Bridging between VLAN interface and port-channel interface

Unanswered Question
May 27th, 2010

Here's the overview:

We have a customer who will be accessing managed services located in our data center.  I have a 1941 router (with a 4-port ESW) at the customer site and a 3750 stack in our data center that has the managed resources attached.  The two are connected via dual wireless bridge links, which on the router are both connected to the physical interfaces.  The ESW card will connect into the customer's LAN.

My goal is simply to extend their LAN into a VLAN on the 3750 stack so we don't have to change all the client devices by being able to leave the server addresses where they are.  I've tried several methods to bridge this end-to-end but haven't been successful.  From what I can tell, the biggest issue is getting bridging established between the VLAN interface and the port-channel interface on the router (which is on the two physical interfaces).  For some reason the bridge group can be applied to both the VLAN and PO interfaces but it just doesn't work.  I can get from the PO back to the 3750 just fine but when I source it from the VLAN interface the bridge just doesn't work.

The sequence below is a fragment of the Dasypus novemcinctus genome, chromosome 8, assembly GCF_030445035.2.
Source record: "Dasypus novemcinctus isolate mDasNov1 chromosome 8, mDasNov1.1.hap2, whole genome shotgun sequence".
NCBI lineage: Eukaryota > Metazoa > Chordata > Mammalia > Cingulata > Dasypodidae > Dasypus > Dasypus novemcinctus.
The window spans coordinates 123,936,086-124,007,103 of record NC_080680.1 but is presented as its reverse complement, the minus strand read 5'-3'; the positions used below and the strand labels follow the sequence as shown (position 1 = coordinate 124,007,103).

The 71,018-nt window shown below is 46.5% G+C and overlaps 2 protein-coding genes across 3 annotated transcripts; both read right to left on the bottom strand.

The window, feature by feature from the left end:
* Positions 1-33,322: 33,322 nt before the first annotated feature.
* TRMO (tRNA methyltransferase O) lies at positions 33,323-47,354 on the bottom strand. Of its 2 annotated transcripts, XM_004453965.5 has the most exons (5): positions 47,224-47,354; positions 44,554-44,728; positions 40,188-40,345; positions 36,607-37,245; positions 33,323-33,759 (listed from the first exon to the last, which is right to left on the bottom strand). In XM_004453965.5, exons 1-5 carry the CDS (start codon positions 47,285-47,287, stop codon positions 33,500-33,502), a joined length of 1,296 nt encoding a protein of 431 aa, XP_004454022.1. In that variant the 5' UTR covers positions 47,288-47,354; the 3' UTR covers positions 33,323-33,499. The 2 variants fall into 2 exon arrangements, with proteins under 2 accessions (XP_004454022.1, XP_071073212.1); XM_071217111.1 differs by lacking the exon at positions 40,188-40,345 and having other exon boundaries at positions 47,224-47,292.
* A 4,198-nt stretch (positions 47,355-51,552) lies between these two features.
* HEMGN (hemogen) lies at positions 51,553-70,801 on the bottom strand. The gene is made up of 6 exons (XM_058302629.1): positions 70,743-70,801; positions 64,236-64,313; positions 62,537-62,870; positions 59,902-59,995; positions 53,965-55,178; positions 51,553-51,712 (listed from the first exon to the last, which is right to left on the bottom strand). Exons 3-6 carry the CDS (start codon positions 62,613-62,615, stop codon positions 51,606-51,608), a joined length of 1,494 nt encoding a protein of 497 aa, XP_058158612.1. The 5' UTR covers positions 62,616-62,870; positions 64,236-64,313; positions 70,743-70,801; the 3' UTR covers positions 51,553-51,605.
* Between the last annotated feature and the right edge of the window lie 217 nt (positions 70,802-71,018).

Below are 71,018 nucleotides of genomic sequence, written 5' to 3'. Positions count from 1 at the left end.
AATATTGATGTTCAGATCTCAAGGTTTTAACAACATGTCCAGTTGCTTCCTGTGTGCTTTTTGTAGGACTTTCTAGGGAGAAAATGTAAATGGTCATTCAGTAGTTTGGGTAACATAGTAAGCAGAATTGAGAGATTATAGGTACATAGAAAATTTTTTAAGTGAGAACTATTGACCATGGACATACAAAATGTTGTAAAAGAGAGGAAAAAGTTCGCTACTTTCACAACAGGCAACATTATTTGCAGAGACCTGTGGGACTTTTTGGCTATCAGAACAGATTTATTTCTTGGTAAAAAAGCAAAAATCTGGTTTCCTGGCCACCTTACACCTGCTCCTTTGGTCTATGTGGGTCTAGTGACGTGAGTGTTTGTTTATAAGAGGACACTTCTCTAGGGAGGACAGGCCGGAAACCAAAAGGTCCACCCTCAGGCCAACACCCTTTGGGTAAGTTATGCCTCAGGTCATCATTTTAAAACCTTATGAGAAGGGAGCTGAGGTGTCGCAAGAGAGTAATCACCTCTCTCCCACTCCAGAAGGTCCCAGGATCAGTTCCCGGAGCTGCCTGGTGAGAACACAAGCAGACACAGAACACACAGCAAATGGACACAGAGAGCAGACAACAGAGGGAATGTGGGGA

I've been looking at dot1q tunneling and L2 tunneling but I'm stumped how to make those work with just the two devices.  In other words, how to participate in the tunneled VLAN on the same device terminating the tunnel.  I tried bridging over GRE but again, the bridging issue within the router just seems to be the underlying issue.

If anybody has any suggestions, ideas or just pointers to documentation I would be totally grateful!



I have this problem too.
0 votes
  • 1
  • 2
  • 3
  • 4
  • 5
Overall Rating: 0 (0 ratings)
Rick Arps Thu, 05/27/2010 - 12:11

You could hook the bridge into a port on the esw module.  This would let you trunk their data vlan over the wireless link, as well as the native vlan, where you could do your routing.

Is there any reason to do a layer 3 link to the site?  It seems like you could just remove the router and put a switch in instead.

Hope this helps


Rik Guyler Thu, 05/27/2010 - 12:38

Well, I don't have a compelling reason to use L3 at this point.  Originally the plan was to use VRF over L3 links for path isolation but the migration path created by changing the server addresses was ugly so I decided to go the L2 way after the router was purchased.  I still prefer the VRF method for security reasons so I'll probably keep the router in there.  I guess I could just run everything into the ESW card and put it all in the same VLAN.  Doesn't get any easier than that. 


This Discussion